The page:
Book Review: The Song of the Bird, by Anthony de Mello

spiritedStarred Page By spirited, 30th Jun 2015 | Follow this author | RSS Feed
Posted in Wikinut>Reviews>Books>Religion & Spirituality

This article is a review of a book by an author who became well-known in spiritual circles for his writings, until his untimely death, at only 55 years of age.

At the time of his death, Tony was running a very popular spiritual centre in India. His sudden and unexpected death is seen to be a suspicious one by some people. Tony's dead body was found on the floor of his room. He had supposedly died of a heart attack.

A little about the author of this book

The author of this book, Anthony "Tony" de Mello (4/9/1931 to 2/06/1987) was an Indian Jesuit Catholic priest, and psychotherapist.

The Jesuits are a society, or religious order, within the Roman Catholic Church, who were founded by Saint Ignatius of Loyola (1491 to 1556). It is made up of males only.

Tony was a spiritual teacher, a writer, and a public speaker.

Anthony de Mello SJ, (the "SJ" stands for Society of Jesus, another name for the Jesuits) wrote quite a few other books other than this one on spirituality too.

At the time of his death he had written five books or so, but more were published posthumously. I have counted nearly twenty titles, all-in all. Some were compiled from his various lectures and conferences.

This book reaches past the teachings of the Catholic church though. It includes stories, fables, and anecdotes, from many different faiths, including the Jewish, Sufi faiths, and even Zen Buddhism too.

This reaching past traditional Catholic beliefs and their teachings got Anthony de Mello into trouble with the Catholic church though.

They even issued a Vatican "notification" which outlined some of the ways his radical ideas estranged him from traditional Catholic teachings.

Anthony's teaching moved away from the idea of a personal God, more to the idea of God being more now just an impersonal force within the Cosmos.

His writings, this "notification" states, are considered to be incompatible with the Catholic faith.

The book none-the-less is an interesting one for anyone to read.

My next three sections give some sample stories from this book being reviewed here.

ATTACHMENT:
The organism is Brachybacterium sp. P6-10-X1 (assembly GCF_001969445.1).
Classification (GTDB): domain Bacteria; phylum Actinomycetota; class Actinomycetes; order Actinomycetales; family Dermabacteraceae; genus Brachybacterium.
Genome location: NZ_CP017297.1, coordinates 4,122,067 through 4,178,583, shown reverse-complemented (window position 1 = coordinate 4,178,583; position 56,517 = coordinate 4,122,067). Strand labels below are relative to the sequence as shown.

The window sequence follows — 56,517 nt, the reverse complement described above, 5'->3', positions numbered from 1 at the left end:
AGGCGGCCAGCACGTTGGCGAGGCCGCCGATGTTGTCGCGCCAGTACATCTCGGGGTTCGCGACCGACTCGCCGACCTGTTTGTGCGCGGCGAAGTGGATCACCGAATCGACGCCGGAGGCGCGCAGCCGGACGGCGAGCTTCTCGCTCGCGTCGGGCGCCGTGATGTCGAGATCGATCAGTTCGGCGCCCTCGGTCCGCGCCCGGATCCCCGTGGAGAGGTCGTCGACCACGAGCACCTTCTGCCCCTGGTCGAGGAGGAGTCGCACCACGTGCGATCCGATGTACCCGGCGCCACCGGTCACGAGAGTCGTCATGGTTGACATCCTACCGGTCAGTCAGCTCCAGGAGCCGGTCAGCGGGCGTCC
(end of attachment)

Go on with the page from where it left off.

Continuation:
Photo Credit:

The photo used in this section belongs to myself, the author of this article.

A typical tale from the book

The Spiritual Heart Attack

Uncle Tom had a weak heart, so when the family learnt that he had inherited a billion dollars, they feared to tell him lest the news gave him a stroke. So they sought the help of the priest who assured them he would do the needful.

"Tell me, Tom," said Father Murphy, "If God, in his mercy, were to send you a billion dollars, what would you do with them?"

"I'd give you half of it for the church, Father."

Father Murphy got the stroke!

Tony de Mello, says that we should always put God first, not ourselves first. We should not try to push ourselves against God. God does not need any pushing along!

Tony says that when we push God or anything else onto someone else, we are being selfish, when we do this. God need not be pushed towards, or onto, anyone!

Heaven could be said to be like a dewdrop on the end of your nose. It hangs on there for a long time before finally falling off.

You worry about where it will fall, and even whilst it still hangs there, but the truth is that all of this is just a part of living, and so, even this you must allow to tread the path with you, until you tread the paths within heaven once more again.

We must realise too though that as we walk on Earth, another part of us also walks still within heaven. It can be no other than this, because your God part always walks with God.

You can always hear God walking in your garden, or within yourself, even as the bible says in the Old Testament book of Genesis.

Here is the verse from Genesis, chapter 3, and verse 8 that I am talking about here.

"The man and his wife heard the sound of the LORD God as he was walking in the garden in the cool of the day."

Another tale from this book

The Question

Said the monk,

"All these mountains and rivers and earth and stars--
where do they come from?"

Said the Master,

"Where does your question come from?"

Tony is telling us here that all of the answers to our questions can only be ever found by searching within.

How do we really ever learn to search within, who is really the real searcher anyway?

Where are we searching into, what is within?

The innerness of inner space connects to all of oneness.

This is why real and complete answers can be only found within.

Outside, there is only separation, and so the outside answers can never fully satisfy you, and these answers will always only ever be partial answers, at best, anyway.

"Obedience keeps the rules. Love knows when to break them."

This is one quote that I really like from, Anthony de Mello.

Love lives by its own rules in other words, but it also can make them as it goes along!